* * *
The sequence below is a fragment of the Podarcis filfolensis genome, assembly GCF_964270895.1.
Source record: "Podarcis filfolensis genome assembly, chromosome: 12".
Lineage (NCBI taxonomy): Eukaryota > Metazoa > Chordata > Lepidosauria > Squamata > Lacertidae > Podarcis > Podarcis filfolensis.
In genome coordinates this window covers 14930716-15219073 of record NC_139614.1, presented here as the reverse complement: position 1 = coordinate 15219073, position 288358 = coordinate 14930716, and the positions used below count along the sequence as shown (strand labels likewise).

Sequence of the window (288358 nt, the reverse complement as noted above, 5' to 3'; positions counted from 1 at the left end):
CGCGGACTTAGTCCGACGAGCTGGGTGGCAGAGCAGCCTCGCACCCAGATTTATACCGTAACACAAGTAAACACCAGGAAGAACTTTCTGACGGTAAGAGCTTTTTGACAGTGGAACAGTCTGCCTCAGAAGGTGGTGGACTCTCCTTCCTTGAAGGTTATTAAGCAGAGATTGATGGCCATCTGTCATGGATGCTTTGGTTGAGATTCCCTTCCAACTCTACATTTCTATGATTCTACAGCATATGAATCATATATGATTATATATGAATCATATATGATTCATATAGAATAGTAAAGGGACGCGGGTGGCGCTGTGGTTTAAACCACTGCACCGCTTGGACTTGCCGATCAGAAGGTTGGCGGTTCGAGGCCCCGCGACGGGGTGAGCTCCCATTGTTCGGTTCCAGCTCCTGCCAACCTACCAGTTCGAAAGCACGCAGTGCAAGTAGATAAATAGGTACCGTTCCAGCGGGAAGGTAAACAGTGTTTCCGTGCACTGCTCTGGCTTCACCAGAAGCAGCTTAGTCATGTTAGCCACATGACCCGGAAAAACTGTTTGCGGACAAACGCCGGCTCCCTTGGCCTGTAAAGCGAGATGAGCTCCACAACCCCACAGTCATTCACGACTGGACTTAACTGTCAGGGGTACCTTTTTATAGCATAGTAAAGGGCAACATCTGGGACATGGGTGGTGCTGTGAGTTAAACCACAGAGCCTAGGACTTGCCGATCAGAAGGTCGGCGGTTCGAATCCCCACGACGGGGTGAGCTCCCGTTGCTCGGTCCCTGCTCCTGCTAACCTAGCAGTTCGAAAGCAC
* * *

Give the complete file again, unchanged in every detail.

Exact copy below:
The sequence below is a fragment of the Podarcis filfolensis genome, assembly GCF_964270895.1.
Source record: "Podarcis filfolensis genome assembly, chromosome: 12".
Lineage (NCBI taxonomy): Eukaryota > Metazoa > Chordata > Lepidosauria > Squamata > Lacertidae > Podarcis > Podarcis filfolensis.
In genome coordinates this window covers 14930716-15219073 of record NC_139614.1, presented here as the reverse complement: position 1 = coordinate 15219073, position 288358 = coordinate 14930716, and the positions used below count along the sequence as shown (strand labels likewise).

Sequence of the window (288358 nt, the reverse complement as noted above, 5' to 3'; positions counted from 1 at the left end):
CGCGGACTTAGTCCGACGAGCTGGGTGGCAGAGCAGCCTCGCACCCAGATTTATACCGTAACACAAGTAAACACCAGGAAGAACTTTCTGACGGTAAGAGCTTTTTGACAGTGGAACAGTCTGCCTCAGAAGGTGGTGGACTCTCCTTCCTTGAAGGTTATTAAGCAGAGATTGATGGCCATCTGTCATGGATGCTTTGGTTGAGATTCCCTTCCAACTCTACATTTCTATGATTCTACAGCATATGAATCATATATGATTATATATGAATCATATATGATTCATATAGAATAGTAAAGGGACGCGGGTGGCGCTGTGGTTTAAACCACTGCACCGCTTGGACTTGCCGATCAGAAGGTTGGCGGTTCGAGGCCCCGCGACGGGGTGAGCTCCCATTGTTCGGTTCCAGCTCCTGCCAACCTACCAGTTCGAAAGCACGCAGTGCAAGTAGATAAATAGGTACCGTTCCAGCGGGAAGGTAAACAGTGTTTCCGTGCACTGCTCTGGCTTCACCAGAAGCAGCTTAGTCATGTTAGCCACATGACCCGGAAAAACTGTTTGCGGACAAACGCCGGCTCCCTTGGCCTGTAAAGCGAGATGAGCTCCACAACCCCACAGTCATTCACGACTGGACTTAACTGTCAGGGGTACCTTTTTATAGCATAGTAAAGGGCAACATCTGGGACATGGGTGGTGCTGTGAGTTAAACCACAGAGCCTAGGACTTGCCGATCAGAAGGTCGGCGGTTCGAATCCCCACGACGGGGTGAGCTCCCGTTGCTCGGTCCCTGCTCCTGCTAACCTAGCAGTTCGAAAGCAC